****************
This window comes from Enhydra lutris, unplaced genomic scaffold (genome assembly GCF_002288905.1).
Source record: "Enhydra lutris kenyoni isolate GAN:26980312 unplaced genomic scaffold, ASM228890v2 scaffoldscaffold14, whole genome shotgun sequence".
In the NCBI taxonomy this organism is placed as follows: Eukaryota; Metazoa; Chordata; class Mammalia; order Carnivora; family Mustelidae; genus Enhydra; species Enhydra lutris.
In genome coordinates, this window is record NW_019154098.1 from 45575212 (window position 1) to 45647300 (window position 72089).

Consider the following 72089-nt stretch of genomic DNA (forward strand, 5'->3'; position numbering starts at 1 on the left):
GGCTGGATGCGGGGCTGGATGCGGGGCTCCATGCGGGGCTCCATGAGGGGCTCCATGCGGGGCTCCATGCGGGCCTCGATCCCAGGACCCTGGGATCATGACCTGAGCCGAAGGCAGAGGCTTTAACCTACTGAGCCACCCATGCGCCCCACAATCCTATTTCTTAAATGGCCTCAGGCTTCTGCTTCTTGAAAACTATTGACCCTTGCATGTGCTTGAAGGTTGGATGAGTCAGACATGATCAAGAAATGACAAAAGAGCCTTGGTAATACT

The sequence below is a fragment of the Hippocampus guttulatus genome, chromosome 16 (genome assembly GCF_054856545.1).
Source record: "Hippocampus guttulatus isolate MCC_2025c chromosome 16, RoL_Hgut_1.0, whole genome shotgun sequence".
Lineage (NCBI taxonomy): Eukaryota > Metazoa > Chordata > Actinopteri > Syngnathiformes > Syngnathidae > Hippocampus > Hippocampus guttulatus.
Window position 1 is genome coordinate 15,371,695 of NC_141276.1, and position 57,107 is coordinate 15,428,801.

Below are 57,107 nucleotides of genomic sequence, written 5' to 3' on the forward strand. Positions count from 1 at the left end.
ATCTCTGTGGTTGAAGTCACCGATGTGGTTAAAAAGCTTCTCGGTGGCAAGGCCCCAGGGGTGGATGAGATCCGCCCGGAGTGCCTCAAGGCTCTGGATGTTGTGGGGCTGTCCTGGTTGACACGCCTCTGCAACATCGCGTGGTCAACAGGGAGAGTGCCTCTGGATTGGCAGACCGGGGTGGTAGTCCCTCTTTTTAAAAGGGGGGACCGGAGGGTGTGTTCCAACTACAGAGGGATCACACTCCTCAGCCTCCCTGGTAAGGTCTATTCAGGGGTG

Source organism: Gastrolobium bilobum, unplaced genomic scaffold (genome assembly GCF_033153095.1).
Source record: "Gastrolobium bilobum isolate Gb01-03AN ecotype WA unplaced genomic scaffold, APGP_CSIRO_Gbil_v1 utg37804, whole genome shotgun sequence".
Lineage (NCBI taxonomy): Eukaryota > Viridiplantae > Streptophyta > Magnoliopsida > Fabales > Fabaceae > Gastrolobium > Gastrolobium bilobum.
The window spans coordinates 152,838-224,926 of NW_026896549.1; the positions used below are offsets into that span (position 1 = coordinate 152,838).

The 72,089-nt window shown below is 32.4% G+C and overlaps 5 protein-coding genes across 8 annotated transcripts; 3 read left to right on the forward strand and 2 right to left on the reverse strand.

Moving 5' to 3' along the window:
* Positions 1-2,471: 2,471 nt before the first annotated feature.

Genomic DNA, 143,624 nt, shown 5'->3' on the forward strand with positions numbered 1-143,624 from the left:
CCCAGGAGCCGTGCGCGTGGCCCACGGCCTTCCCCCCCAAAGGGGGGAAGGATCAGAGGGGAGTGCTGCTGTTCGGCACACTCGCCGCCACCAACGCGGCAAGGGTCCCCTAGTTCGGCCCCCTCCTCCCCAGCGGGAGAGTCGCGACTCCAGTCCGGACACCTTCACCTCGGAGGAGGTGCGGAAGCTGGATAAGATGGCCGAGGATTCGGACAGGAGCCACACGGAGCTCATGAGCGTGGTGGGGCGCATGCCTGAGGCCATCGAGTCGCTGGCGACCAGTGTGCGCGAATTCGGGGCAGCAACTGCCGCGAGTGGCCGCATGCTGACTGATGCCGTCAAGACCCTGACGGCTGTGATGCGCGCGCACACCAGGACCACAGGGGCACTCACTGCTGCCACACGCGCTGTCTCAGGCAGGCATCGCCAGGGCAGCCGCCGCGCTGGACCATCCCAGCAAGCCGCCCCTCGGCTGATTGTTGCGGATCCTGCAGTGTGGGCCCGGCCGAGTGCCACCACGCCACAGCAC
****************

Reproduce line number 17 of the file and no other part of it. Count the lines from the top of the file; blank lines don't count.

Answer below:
The 72,089-nt window shown below is 32.4% G+C and overlaps 5 protein-coding genes across 8 annotated transcripts; 3 read left to right on the forward strand and 2 right to left on the reverse strand.